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River Journey

Bevis Watts’ debut wildlife memoir tells the story of how wild beavers were found on the River Avon
Bevis Watts

In his funny and frank debut wildlife memoir, CEO of Triodos Bank UK Bevis Watts shares how he discovered a family of wild beavers thriving on the River Avon near Bath.

The endangered species has been reintroduced across the UK in conservation trials since the early 2000s, but Watts’s discovery of three generations of beavers in the wild suggests that the once-extinct species may once more be breeding, flourishing and living freely along the Bristol River Avon.

From ethical bank to riverbank

In River Journey, Watts documents how a month’s sabbatical from steering Triodos Bank UK through the pandemic and post-Brexit red tape turned into a summer-long Swallows and Amazons-style adventure, searching for signs of beavers along parts of a river only accessible from the water.

Beginning in the wettest May on record, Watts set out on dawn pilgrimages along the river, gathering evidence such as teeth marks and paw prints, finding their burrow, planting remote cameras and eventually having close encounters with the beavers themselves.

‘I hung on the water in silence, the kayak motionless in the calm by the left-hand riverbank, looking at the large mass of fallen willow ahead. All was silent and still. Then I saw a ripple from behind the tree and realised I could hear gnawing. It is hard to describe the sound – a bit like a rasp chaffing down wood or short bursts of fingernails rubbed hard against a wooden door – but it was magical.’

River Journey

As he gathers evidence of the beavers through sightings, photos and videos, Watts also pulls back the lens on the river at large, sharing with readers not only beavers but otters, the first mayfly of the season, metre-long pike and roe deer, as swallows, kingfishers and barn owls swoop overhead.

Beavers and Britain’s landscape

River Journey reveals itself as not simply a book about beavers, but about the British landscape and what we must do to protect it.

Watts was inspired to write the memoir to raise funds for beaver conservation, and all proceeds from the book’s sales will be donated to Avon Wildlife Trust and Beaver Trust.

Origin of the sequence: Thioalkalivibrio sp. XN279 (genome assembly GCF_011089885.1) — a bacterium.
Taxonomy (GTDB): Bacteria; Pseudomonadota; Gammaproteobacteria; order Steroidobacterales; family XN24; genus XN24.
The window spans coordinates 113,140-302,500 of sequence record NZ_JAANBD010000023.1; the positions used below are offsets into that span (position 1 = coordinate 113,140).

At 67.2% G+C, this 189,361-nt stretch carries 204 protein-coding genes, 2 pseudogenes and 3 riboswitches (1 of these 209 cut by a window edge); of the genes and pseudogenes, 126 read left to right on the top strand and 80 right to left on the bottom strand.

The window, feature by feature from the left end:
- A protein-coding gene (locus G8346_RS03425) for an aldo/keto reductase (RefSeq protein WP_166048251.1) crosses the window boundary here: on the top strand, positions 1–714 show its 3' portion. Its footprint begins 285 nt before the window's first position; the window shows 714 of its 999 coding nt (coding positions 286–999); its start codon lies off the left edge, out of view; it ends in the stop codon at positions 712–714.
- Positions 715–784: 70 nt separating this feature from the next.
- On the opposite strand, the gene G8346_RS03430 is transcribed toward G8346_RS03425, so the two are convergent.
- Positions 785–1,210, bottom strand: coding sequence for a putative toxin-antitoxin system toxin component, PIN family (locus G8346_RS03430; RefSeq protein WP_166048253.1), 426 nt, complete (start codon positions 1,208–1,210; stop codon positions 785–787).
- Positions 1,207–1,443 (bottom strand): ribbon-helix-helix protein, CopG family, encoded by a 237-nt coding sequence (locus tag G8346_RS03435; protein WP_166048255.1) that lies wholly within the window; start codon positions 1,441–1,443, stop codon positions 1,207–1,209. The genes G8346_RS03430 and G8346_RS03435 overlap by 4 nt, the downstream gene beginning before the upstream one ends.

‘We hope to see beavers accepted back in the countryside like any other native wild species, particularly as they have a role to play in nature’s recovery and British wildlife resilience in the climate emergency. With more and more living in the wild, it is interesting to read this encounter and enjoy the sense of joy in nature connection it conveys.

‘We are talking about a highly mobile species and beavers will disperse through catchments over time, so we now need to give them space to operate and support this species’ recovery with a national beaver policy.’

Communications director at Beaver Trust

A UK beaver boom?

Beavers are a keystone species; they are known for the wetlands they create, which can decrease flood impact by 60%, act as carbon sinks, develop diverse ecosystems by both thinning trees and allowing space for other plants to grow and provide homes to more than 2,000 species of invertebrates.

Ponds made by beavers have been found to contain double the number of unique species contained within other wetlands.

Baby beavers, known as ‘kits’, typically emerge for the first time in May and as more wild populations expand, Britain could be in for a mini ‘beaver boom’.

Watts has continued to monitor the River Avon’s now-iconic beaver family, this spring capturing on camera the first kit emerging from the lodge – evidence that the mother has now had young for at least the past three years.

The new footage shows her extending the family home as well as grooming and feeding as she takes a break from suckling her young, and her yearlings at play – last year’s kits are growing up.

‘We’re delighted to have wild beavers thriving and breeding in our patch. Like Bevis, I’ve seen the kits playing first hand from a canoe and it’s an amazing experience to be able to see these charismatic creatures on our waterways. Beavers are ‘nature’s engineers’ – they offer an unparalleled natural boost to our ecosystems, allowing a great diversity of wildlife to flourish and they can play a key role in responding to the ecological emergency.

‘There appear to have been multiple generations of beavers here before they were discovered, which shows they’ve been happily co-existing with humans for some time – years after their original extinction, it’s fantastic to have them back.’

Chief executive at Avon Wildlife Trust

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